The 2020 Form W-4 is a single page followed by instructions, worksheets and tables. In place of withholding allowances, the new W-4 includes five possible steps for declaring additional income so employees can adjust their withholding with accuracy, privacy and ease of use.
The IRS also released a new Publication 15-T, Federal Income Tax Withholding Methods, for use with the new 2020 Form W-4, which includes steps employers can take to determine federal withholding. Employers can still compute withholding based on information from employees’ most recently submitted Form W-4 if employees choose not to adjust their withholding using the revised form, but employers should advise them that withholding will be based on their previous W-4 and may not be as accurate as the new form.
Resource for employers: SHRM created a sample Notice to Employees—What You Need to Know About the New Form W-4, encouraging employees to consider completing the new form to more accurately account for their annual income when determining paycheck withholding.
3. IRS Lowers Mileage Standard
The IRS has lowered the rate used to calculate the deductible costs of operating an automobile for business purposes for the 2020 tax year. Standard mileage rates for the use of a car, van, pickup or panel truck will be 57.5 cents per mile driven, half a cent lower than in 2019. The deductible mileage rate is based on an annual study of the fixed and variable costs of operating an automobile. Many companies use the standard rate to calculate reimbursements for employees who use personal vehicles for business.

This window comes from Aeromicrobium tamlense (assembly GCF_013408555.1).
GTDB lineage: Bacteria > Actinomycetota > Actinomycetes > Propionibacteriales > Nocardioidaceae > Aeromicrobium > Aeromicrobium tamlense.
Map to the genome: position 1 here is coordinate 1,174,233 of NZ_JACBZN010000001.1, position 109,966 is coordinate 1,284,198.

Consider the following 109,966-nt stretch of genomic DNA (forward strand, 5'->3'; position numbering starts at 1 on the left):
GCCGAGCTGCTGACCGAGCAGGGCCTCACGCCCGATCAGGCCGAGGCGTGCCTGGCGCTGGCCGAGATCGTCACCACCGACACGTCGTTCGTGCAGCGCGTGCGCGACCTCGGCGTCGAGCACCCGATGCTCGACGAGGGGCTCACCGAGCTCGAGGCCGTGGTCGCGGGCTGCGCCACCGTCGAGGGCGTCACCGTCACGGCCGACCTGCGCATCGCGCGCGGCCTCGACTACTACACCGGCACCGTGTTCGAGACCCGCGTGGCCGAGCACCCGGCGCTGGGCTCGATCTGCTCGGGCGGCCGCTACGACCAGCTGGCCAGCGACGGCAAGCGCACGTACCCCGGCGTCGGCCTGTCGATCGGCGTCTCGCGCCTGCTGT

4. Changes to the FLSA
There are several changes to the Fair Labor Standards Act (FLSA) that employers should comply with in 2020. You and your team should incorporate the new rules relating to unpaid Family and Medical Leave Act (FMLA), paid leave and childbirth into one comprehensive policy. Ensure that your childbirth and bonding leave doesn’t leave the father out, as more men are suing for equal rights and winning.
A summary of the changes:
- The FLSA provides for unlimited breaks to express milk during the first 12 months of an infant’s life. Hourly employees are entitled to as many unpaid breaks as are necessary in a “mother’s room,” or a break room that is private (and must not be a bathroom). The rule applies to all employers with 50 or more employees. It also covers employers with at least one employee unless the employer can show evidence of undue hardship for compliance.
- More states and cities have added paid leave laws. Eleven states and the District of Columbia mandate paid leave, along with 30 cities and counties in states that don’t. It’s important to know the rules in every location where you employ workers, including remote employees.
- Childbirth, or maternity and paternity leave, is separate from paid leave, but can overlap. For example, the FMLA provides up to 12 weeks of unpaid childbirth and bonding leave. Paid leave laws cover childbirth recovery, but not necessarily bonding time. Currently, only the District of Columbia and California, New Jersey, Rhode Island, New York, and Washington have paid childbirth leave laws.